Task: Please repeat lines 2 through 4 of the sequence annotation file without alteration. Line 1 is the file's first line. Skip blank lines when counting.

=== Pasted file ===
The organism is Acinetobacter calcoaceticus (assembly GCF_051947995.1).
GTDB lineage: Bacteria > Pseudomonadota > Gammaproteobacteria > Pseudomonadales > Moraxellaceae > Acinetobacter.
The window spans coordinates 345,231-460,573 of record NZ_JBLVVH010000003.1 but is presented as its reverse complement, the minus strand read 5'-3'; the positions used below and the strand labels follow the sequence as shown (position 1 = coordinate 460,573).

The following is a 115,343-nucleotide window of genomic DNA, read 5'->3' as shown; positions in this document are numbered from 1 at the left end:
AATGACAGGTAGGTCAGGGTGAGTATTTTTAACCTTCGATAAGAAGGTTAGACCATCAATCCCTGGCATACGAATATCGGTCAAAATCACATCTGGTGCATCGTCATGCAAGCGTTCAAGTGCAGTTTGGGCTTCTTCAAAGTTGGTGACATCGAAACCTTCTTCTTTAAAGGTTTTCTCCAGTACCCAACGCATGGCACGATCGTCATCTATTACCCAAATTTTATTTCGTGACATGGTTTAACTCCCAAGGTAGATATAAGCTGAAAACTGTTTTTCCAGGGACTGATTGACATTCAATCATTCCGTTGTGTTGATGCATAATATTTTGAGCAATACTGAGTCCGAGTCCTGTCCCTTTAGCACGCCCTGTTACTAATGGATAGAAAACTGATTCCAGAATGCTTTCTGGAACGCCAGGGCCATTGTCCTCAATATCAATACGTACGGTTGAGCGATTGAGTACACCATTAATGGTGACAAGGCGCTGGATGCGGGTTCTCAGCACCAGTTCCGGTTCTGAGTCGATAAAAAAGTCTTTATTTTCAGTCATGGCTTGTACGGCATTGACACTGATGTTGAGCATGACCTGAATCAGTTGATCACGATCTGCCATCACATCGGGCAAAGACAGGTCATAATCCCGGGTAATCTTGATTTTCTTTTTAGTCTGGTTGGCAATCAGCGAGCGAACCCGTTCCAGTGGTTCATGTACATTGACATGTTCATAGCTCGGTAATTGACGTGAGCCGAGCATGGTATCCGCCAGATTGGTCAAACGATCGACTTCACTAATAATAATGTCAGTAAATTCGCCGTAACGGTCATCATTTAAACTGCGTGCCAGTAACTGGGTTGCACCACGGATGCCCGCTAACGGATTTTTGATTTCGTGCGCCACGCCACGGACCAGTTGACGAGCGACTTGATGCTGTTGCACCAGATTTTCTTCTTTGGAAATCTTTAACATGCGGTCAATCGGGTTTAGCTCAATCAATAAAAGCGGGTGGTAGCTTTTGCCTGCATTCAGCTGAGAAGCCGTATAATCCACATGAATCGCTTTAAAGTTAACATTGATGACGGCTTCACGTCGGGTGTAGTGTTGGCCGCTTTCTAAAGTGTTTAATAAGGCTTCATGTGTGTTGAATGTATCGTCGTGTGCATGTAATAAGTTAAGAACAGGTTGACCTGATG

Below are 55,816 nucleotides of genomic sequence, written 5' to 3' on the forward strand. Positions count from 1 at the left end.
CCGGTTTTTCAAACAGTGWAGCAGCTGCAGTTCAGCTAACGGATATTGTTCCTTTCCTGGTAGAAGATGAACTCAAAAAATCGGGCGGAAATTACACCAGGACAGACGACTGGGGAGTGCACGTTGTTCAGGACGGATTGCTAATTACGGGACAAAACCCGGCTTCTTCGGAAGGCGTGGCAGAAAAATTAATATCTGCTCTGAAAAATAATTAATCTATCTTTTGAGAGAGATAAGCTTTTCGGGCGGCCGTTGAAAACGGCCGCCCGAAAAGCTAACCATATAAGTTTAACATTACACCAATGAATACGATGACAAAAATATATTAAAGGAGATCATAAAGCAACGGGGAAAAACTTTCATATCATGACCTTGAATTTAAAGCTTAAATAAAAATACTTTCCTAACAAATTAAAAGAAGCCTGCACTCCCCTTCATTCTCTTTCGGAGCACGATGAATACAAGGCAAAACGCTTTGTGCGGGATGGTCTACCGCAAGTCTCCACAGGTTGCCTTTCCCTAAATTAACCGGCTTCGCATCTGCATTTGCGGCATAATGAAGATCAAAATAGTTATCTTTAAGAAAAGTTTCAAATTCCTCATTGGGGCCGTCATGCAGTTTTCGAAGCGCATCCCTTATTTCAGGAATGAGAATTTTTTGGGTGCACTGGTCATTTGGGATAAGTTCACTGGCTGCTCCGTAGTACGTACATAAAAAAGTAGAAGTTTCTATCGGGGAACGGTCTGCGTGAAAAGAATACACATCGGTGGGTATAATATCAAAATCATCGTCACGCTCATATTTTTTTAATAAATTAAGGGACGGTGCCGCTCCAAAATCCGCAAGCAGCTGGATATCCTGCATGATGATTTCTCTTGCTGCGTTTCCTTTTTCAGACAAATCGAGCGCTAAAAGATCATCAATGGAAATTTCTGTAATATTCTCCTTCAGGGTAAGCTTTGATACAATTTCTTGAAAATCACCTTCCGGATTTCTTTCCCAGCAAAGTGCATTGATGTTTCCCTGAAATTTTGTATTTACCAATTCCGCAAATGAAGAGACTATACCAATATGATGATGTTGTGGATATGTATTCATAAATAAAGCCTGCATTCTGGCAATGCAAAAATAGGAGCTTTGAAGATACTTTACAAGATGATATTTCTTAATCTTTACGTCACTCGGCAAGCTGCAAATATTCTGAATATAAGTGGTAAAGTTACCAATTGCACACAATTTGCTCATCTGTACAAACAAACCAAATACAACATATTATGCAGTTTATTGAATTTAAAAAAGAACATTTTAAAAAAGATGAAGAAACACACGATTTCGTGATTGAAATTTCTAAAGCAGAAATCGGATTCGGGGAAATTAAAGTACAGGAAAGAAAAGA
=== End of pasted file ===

GTDB lineage: Bacteria > Pseudomonadota > Gammaproteobacteria > Pseudomonadales > Moraxellaceae > Acinetobacter.
The window spans coordinates 345,231-460,573 of record NZ_JBLVVH010000003.1 but is presented as its reverse complement, the minus strand read 5'-3'; the positions used below and the strand labels follow the sequence as shown (position 1 = coordinate 460,573).

The following is a 115,343-nucleotide window of genomic DNA, read 5'->3' as shown; positions in this document are numbered from 1 at the left end: